Here is an interesting example of how similar mechanics lead to two very different statistical tools. Principal Components Analysis (PCA) is a powerful method for data compression, in the sense of capturing the information contained in a large set of variables by a smaller set of linear combinations of those variables. As such, it is widely used in applications that require data compression, such as visualization of high-dimensional data and prediction. Factor Analysis (FA), technically considered a close cousin of PCA, is popular in the social sciences, and is used for the purpose of discovering a small number of ‘underlying … Continue reading Principal Components Analysis vs. Factor Analysis
This continues my “To Explain or To Predict?” argument (in brief: statistical models aimed at causal explanation will not necessarily be good predictors). And now, I move to a very early stage in the study design: how should we collect data? A well-known notion is that experiments are preferable to observational studies. The main difference between experimental studies and observational studies is an issue of control. In experiments, the researcher can deliberately choose “treatments” and control the assignment of subjects to the “treatments”, and then can measure the outcome. Whereas in observational studies, the researcher can only observe the subjects … Continue reading Are experiments always better?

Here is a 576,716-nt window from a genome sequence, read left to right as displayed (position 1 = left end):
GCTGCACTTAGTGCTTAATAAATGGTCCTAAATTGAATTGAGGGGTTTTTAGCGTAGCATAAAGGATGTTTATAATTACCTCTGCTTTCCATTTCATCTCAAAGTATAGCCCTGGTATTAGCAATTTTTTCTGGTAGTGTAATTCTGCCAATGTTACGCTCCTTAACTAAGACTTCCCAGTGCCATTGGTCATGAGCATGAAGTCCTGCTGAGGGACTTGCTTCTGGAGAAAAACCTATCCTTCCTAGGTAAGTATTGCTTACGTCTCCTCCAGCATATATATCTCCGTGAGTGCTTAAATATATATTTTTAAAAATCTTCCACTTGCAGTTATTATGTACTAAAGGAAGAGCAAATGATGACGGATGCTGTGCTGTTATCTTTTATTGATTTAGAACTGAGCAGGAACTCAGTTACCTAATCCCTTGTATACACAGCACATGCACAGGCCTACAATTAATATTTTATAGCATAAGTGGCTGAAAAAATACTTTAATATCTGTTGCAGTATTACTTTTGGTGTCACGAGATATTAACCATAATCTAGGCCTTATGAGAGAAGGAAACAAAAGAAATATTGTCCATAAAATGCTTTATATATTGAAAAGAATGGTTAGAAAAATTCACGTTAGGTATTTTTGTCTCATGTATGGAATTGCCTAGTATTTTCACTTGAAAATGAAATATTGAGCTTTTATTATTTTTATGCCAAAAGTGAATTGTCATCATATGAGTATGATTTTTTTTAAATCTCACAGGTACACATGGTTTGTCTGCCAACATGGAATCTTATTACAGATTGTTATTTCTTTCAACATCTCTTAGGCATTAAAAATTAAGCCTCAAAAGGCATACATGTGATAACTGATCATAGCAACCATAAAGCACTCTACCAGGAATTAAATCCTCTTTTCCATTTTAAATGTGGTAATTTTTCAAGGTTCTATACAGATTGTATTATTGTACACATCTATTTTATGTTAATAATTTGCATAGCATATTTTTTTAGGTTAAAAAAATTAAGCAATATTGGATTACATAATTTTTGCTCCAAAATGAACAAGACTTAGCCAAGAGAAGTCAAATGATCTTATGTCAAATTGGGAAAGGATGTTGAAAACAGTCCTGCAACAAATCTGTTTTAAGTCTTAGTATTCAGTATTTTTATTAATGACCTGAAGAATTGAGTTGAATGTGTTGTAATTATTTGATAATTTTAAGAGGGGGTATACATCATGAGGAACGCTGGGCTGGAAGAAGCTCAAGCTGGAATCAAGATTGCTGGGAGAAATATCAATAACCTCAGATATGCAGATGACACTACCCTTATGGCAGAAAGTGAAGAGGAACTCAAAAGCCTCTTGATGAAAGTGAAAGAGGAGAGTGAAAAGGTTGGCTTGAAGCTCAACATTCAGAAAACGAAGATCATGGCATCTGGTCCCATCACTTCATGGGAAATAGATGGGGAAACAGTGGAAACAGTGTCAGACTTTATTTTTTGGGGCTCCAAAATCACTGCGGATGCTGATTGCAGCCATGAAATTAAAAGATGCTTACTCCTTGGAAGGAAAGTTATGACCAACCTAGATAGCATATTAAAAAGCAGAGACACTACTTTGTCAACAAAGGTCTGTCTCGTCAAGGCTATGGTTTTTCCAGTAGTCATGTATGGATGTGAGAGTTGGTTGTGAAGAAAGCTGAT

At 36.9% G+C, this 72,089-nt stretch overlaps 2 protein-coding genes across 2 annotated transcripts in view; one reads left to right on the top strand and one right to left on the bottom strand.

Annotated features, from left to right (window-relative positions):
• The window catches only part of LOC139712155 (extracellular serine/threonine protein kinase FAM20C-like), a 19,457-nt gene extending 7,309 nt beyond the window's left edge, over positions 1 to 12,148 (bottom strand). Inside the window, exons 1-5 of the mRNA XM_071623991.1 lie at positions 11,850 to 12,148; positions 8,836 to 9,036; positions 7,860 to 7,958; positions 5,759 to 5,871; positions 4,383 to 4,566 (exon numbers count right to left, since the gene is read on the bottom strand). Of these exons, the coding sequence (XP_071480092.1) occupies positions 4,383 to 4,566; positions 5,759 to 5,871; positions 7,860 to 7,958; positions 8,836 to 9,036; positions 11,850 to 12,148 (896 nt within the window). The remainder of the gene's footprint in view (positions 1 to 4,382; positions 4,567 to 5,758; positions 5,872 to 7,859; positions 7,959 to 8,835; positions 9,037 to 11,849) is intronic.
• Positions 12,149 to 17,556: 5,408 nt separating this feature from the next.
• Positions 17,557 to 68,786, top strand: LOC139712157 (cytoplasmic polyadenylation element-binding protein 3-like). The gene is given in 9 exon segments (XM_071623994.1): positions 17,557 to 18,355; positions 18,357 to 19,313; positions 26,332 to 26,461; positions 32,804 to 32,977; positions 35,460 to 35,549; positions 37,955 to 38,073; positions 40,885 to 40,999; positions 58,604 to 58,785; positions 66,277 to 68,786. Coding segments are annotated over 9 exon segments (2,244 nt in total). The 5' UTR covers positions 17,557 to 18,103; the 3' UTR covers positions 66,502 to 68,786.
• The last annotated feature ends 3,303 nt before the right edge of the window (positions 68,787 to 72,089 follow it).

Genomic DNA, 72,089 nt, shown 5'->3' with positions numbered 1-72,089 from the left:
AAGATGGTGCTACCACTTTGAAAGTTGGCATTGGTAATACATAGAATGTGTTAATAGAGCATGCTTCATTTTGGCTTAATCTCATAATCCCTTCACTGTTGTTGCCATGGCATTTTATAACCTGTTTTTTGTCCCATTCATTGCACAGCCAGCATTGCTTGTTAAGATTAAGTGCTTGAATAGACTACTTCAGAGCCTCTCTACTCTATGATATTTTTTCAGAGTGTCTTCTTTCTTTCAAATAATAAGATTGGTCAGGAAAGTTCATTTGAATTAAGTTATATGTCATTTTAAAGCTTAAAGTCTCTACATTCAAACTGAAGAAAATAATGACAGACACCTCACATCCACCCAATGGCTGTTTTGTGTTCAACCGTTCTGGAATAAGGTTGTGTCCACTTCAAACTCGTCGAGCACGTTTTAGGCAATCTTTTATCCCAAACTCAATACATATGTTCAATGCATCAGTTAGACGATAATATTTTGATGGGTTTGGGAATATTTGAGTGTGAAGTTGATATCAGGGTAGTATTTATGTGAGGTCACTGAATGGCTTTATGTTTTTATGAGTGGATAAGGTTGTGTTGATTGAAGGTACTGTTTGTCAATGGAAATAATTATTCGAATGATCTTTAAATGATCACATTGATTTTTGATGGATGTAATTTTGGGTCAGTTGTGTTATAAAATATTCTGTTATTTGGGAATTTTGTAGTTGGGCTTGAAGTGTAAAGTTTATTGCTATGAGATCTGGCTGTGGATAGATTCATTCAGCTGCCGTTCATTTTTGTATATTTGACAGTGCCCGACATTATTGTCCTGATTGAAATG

R-squared (aka “coefficient of determination”, or for short, R2) is a popular measure used in linear regression to assess the strength of the linear relationship between the inputs and the output. In a model with a single input, R2 is simply the squared correlation coefficient between the input and output. If you examine a few textbooks in statistics or econometrics, you will find several definitions of R2. The most common definition is “the percent of variation in the output (Y) explained by the inputs (X’s)”. Another definition is “a measure of predictive power” (check out Wikepedia!). And finally, R2 is … Continue reading What R-squared is (and is not)
Variability is a key concept in statistics. The Greek letter Sigma has such importance, that it is probably associated more closely with statistics than with Greek. Yet, if you have a chance to examine the bookshelf of introductory statistics textbooks in a bookstore or the library you will notice that the variability between the zillions of textbooks, whether in engineering, business, or the social sciences, is nearly zero. And I am not only referring to price. I can close my eyes and place a bet on the topics that will show up in the table of contents of any textbook … Continue reading Start the Revolution